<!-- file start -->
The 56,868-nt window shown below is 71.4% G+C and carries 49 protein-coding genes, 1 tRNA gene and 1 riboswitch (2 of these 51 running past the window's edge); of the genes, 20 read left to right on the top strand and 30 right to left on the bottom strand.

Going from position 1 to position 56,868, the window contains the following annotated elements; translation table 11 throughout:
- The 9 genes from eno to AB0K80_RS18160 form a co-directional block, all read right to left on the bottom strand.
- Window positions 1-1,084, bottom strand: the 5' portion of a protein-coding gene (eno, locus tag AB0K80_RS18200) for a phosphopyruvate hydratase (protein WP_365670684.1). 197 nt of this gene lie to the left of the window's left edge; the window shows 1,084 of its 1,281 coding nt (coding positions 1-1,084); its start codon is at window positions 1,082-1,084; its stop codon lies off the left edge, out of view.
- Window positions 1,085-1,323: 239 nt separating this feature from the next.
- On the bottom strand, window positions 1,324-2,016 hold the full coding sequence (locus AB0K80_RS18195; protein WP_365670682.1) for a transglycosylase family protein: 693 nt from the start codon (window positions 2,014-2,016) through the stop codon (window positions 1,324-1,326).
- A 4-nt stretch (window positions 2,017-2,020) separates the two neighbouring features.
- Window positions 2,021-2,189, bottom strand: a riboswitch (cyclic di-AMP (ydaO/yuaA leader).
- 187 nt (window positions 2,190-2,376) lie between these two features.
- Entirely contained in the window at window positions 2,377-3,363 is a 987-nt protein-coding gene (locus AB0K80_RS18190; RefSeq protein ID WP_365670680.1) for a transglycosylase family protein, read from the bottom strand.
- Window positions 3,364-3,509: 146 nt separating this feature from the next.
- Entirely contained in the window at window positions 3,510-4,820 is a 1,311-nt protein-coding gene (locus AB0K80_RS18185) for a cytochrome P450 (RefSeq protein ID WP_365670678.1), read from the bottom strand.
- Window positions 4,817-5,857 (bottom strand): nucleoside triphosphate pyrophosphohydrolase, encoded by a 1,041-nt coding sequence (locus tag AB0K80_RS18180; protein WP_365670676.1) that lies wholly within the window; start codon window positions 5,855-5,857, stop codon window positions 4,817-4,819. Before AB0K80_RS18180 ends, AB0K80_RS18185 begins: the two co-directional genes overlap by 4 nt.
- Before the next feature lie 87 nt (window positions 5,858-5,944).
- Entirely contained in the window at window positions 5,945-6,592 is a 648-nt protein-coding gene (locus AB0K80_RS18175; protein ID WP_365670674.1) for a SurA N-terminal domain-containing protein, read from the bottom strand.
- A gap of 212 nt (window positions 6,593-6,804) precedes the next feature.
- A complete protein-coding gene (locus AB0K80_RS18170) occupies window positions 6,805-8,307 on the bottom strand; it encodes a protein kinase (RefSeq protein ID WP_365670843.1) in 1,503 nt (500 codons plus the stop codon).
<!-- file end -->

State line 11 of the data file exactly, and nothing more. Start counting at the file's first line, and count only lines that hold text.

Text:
- Window positions 3,364-3,509: 146 nt separating this feature from the next.